Eight cricket leagues spread out across the city, six hardball and two softball, also known among Trinis as “winball.” Lorick said Trinis don’t have a specific league or club, but it isn’t hard to find them.

“Most of us play in different clubs,” said Lorick, who plays for the Staten Island Cricket Club in the Metropolitan League. “Trinidad’s team [for the tournament] would be based on guys playing in about seven or eight clubs in the area. We don’t play for the same club, but we play for the same country together.”

Lorick, along with Tamesh and Guyana’s captain Karan Ganesh, selected their national squads after evaluating players’ statistics and performances in their leagues. Both teams narrowed their rosters to a starting 11 lineup and a few alternates. Tamesh said the quality of players in this tournament has always been top-notch.

“The spectators, the cricket fans in the New York area know this is one of the biggest games of the year, and they look forward to it because of the competitiveness,” he said.

The rivalry between Trinidad and Guyana at the annual tournament has always been feisty, Lorick said. He has been a part of the event since its first game in 1989. During the first few years, fights would break out in the stands between fans of the two countries, he said. He couldn’t put his finger on why fans got hostile, but tension eased as time passed. Lorick said the mood changed once the fans saw that players from both countries respected each other and the game.

“Right now, it’s just bragging rights, and we get along really well,” he said. “When we come to the ground, we have fun with it. It’s just a day of cricket.”

Nevertheless, the tournament has brought out the best in both nations. Guyana has the edge in victories, winning 15 of the 22 yearly matches.

“Everybody looks forward to seeing the game,” Tamesh said. “They’re rooting for their own country. They want to see their country win. The cricket is very competitive, but at the end of the day – the camaraderie between the players and the spectators – they all have a good time.”

The competitiveness of the match has roots in each country’s desire to be a cricket power, especially in the Caribbean. In prominent international tournaments, neither country has its own team. Rather, a team is formed with players from the countries and territories in the region.

“The level of cricket is very high in the Caribbean,” Tamesh said. “The nature of the selection of the West Indies team, you have about seven countries that are vying for a player to get into that team, so they all have to play at their best.”

In New York, cricket is well established within the West Indian communities, but Lorick said that the future of the sport depends on whether or not the new generation picks up the passion from the older one.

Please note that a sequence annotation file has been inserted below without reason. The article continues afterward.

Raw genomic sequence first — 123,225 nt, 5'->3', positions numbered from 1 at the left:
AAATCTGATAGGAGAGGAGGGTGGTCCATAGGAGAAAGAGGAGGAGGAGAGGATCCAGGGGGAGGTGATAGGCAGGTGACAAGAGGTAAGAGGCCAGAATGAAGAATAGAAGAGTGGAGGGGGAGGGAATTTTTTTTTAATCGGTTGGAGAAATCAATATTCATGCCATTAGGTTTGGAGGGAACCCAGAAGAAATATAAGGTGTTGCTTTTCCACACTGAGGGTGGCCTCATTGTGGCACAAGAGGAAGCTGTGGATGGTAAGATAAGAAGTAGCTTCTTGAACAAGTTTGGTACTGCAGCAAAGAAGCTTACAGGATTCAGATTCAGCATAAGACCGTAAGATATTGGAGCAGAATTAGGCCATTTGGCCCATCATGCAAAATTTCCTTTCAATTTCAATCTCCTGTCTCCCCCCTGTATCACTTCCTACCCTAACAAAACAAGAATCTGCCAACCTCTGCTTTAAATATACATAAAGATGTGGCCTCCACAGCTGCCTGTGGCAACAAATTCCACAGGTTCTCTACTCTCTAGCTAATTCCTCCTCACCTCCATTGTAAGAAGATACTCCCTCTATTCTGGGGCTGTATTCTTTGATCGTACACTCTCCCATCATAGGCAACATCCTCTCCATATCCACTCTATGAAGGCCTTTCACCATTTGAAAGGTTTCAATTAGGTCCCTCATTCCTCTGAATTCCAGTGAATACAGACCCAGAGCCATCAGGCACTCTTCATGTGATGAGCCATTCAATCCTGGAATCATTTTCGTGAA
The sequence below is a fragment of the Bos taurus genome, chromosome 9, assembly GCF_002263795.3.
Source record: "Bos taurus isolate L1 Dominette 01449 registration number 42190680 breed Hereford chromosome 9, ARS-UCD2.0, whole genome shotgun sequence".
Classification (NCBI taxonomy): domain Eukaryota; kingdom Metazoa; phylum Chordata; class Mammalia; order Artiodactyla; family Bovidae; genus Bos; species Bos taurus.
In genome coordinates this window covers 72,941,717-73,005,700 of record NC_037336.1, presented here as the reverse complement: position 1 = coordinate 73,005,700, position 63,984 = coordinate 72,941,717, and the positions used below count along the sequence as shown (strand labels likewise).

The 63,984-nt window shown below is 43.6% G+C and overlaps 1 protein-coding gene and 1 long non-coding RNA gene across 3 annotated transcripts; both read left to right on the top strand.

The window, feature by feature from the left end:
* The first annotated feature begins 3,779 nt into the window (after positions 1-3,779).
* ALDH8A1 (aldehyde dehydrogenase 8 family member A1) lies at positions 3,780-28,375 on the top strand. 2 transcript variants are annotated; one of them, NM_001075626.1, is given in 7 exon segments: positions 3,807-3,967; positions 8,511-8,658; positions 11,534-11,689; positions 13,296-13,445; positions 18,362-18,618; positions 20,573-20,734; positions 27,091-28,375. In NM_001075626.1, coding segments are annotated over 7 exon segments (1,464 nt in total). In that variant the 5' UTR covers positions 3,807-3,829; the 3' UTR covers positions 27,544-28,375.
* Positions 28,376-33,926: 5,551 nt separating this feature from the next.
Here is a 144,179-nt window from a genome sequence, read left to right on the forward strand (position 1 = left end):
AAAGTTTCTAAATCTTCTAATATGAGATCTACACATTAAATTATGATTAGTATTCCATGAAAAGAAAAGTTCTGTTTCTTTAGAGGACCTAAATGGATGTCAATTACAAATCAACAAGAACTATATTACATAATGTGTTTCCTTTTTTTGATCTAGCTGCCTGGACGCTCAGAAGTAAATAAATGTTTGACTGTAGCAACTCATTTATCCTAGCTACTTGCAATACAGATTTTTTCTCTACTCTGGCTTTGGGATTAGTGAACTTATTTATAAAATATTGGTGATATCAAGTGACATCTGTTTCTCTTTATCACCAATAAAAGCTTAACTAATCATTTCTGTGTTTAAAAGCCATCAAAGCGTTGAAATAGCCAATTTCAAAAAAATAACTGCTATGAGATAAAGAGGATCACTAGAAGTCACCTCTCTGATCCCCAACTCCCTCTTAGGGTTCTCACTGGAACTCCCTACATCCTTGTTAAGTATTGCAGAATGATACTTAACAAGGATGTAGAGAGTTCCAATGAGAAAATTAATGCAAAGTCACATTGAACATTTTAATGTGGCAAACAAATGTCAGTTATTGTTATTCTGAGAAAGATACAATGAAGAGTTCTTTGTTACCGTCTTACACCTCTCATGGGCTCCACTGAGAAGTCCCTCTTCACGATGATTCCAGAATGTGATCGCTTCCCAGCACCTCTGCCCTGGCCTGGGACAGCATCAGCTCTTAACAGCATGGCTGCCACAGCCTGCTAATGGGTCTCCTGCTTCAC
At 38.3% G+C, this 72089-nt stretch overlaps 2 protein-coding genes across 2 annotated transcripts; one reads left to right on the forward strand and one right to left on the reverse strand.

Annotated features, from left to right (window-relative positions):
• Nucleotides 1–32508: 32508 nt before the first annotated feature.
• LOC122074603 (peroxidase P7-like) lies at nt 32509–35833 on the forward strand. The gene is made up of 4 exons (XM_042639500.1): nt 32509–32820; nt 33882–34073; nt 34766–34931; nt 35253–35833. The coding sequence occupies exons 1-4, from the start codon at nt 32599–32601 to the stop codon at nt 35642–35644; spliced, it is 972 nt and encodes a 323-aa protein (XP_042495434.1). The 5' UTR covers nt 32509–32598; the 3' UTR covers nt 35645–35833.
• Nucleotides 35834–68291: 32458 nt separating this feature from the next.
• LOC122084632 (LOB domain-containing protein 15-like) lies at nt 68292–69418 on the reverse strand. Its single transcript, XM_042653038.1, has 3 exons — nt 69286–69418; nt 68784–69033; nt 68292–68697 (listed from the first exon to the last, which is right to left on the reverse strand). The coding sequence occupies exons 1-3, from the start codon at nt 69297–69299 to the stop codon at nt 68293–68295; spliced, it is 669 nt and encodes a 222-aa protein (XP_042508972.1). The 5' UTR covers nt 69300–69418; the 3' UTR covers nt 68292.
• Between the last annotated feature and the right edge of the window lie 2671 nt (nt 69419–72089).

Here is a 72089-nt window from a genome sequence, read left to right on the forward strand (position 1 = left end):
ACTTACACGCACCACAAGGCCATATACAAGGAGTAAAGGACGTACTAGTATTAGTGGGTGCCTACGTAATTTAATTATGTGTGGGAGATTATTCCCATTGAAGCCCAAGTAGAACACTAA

“Competitively, cricket is here, but we’re having a problem in New York,” he said. “I’ve been around a long time, and I thought 20 years ago, we’d have introduced cricket into the school system. Fortunately, we did it about five or six years ago.”

The Public Schools Athletic League was created in 2008 with 14 schools in the city. Now, 26 schools form five mini-leagues, compete for an annual championship, and play in the Mayor’s Cup all-star game at the end of the school year.

Though Lorick said he enjoys the rivalry and driven nature of cricket, he emphasized that the sport shouldn’t be taken so seriously.

“In life, when we leave here, we don’t know what tomorrow brings,” he said. “In any sport you’re going to play, please just enjoy it for the game, for the fun of it. Enjoy it like when you were a kid. Just enjoy whatsoever you’re doing today.”

Note: The tournament was played on Saturday, September 15. Guyana won the match in front of nearly 400 spectators at Baisley Pond Park.

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Slideshow: Hindus Celebrate Lord Ganesha

by Colleen McKown, Indian Beat Reporter –

Color, music and dance filled the streets of Flushing in late September as Hindus gathered to celebrate the festival of Ganesha Chaturthi. The festival is dedicated to Lord Ganesha, the elephant-headed Hindu god worshipped for auspicious beginnings.

The Sri Maha Vallabha Ganapti Devasthanam, also called the Hindu Temple Society of North America, has put on a major Ganesha Chaturthi Celebration in Flushing annually since 1977.  The festival lasts nine days and culminates with a grand procession.

A devotee who identified himself as Padmanabhan explained the significance of Lord Ganesha.  “This particular god Ganesha, anything you would like to do in your life, like a marriage, or finding a job, or getting anything at all, he removes all the obstacles, that is the belief.”

Maadhuri Shankar, a student at Stony Brook University who lives in Flushing, has been coming to the temple for as long as she can remember.  She said the event always sees a huge turnout.“Basically the whole community comes out.  A lot of people from the tri-state area if not further, come out for this auspicious event.  There’s like thousands of people here right now,” Shakar said.

Devotees in traditional Indian clothing paraded Ganesha through the streets on a chariot as they chanted, drummed, trumpeted and danced.  Everyone gathered for food at the temple following the three-hour parade.In India,  thousands of clay images of Ganesha are processed through streets before being immersed in the ocean.  The ritual symbolizes Ganesha’s energy flowing out to bless the universe.  In Flushing, devotees emulate this ritual by immersing a clay Ganesha into a small pool and dancing around it during the procession.

Shankar has a packed schedule as a student, but is glad to be spending her Sunday at the temple.   “We really like to come and take time out of our busy days and give our offerings for Ganesha,” she said.

Photographs: Colleen McKown and Dhiya Kuriakose